This depends on a number of factors.
In theaters where movies are projected via 35mm film using a platter system (the entire movie is spliced together into a single “reel”), there is a chance that theater management may decide not to run the movie if nobody shows up. Once a film is started, there’s no way to stop and rewind, and “fast-forwarding” is a delicate procedure that ought to be avoided unless the projectionist knows what he or she is doing. It’s still a judgment call, though.
If it’s in the middle of the day, and the theater has other movies running, it will probably be started anyway on the off chance that someone may show up late. If it’s the last show of the day and it’s a long movie, there’s a better chance that it will not be run. Any time a theater has staff on the clock and no customers walking through the doors, it’s burning money, so a chance to shut down and send people home early is a chance to keep payroll costs under control.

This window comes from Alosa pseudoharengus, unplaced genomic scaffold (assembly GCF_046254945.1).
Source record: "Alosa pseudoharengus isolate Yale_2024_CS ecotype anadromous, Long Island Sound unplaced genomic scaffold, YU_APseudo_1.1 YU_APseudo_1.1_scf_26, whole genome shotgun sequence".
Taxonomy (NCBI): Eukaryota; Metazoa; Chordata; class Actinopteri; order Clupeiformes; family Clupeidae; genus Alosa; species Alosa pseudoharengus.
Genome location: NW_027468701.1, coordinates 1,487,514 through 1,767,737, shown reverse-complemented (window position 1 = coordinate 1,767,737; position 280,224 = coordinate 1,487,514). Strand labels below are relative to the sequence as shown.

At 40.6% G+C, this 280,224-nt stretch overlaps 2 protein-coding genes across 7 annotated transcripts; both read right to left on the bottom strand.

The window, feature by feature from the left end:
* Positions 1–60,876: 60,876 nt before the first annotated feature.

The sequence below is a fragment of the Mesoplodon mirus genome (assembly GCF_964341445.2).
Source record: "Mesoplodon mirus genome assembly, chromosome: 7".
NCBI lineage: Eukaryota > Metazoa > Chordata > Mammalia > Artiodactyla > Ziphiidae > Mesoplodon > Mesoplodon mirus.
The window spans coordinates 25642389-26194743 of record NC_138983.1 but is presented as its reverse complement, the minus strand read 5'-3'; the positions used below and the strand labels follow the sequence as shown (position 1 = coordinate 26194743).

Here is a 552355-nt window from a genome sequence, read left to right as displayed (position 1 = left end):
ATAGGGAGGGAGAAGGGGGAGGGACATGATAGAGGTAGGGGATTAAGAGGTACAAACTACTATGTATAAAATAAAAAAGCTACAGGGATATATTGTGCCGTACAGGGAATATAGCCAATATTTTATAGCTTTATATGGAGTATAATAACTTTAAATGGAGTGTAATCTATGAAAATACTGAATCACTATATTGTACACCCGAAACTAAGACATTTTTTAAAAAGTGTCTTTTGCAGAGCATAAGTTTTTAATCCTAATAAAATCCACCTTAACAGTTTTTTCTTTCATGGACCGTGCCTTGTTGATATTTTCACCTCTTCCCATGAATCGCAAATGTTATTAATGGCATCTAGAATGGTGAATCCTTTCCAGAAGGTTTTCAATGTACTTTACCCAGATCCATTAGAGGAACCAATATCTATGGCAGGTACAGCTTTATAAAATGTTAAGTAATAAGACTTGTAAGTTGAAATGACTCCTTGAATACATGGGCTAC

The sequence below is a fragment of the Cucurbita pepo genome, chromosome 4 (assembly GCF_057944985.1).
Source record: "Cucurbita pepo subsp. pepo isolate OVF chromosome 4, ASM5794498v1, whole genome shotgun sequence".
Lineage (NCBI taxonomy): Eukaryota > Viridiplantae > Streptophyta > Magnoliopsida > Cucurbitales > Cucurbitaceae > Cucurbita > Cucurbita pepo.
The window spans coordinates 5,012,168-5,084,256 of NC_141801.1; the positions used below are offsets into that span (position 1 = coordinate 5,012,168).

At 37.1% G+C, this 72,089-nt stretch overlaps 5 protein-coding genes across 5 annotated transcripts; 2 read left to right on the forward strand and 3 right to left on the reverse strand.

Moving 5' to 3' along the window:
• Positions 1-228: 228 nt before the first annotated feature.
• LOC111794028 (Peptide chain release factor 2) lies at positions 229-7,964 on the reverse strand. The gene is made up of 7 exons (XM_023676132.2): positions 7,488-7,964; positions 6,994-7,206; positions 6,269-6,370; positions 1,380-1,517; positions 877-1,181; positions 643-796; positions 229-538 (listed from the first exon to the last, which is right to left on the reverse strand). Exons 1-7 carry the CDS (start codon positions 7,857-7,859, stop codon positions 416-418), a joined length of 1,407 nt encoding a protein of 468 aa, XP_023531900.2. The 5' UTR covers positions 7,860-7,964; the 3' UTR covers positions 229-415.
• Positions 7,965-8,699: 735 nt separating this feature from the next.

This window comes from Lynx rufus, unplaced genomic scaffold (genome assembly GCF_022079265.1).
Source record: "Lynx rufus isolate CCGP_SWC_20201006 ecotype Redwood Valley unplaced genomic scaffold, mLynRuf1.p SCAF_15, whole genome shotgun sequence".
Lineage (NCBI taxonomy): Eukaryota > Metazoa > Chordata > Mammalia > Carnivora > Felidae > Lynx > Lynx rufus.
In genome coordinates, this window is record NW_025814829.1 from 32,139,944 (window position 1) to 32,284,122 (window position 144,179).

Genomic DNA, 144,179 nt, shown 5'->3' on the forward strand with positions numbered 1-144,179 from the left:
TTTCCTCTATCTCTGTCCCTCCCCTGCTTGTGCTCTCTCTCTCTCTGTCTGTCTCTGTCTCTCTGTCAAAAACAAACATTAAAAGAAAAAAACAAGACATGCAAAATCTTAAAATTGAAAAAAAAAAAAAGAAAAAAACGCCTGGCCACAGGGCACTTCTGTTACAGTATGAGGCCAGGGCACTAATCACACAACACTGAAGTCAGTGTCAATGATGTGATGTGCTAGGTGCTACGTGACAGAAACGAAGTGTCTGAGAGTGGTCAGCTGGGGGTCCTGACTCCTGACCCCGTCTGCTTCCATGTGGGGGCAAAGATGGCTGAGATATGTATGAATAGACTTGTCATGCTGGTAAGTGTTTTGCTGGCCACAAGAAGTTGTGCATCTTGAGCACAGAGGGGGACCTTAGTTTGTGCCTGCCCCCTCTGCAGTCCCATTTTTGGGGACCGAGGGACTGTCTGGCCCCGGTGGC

With digital projectors, the film can be stopped at any point with no risk of damage to the print. Again, if it’s in the middle of the day, there’s probably no strong argument for choosing not to run the feature, but if it’s the last show of the night, and stopping it could get employees off the clock faster, it’s possible that the film could be stopped once it’s clear nobody is going to buy a ticket.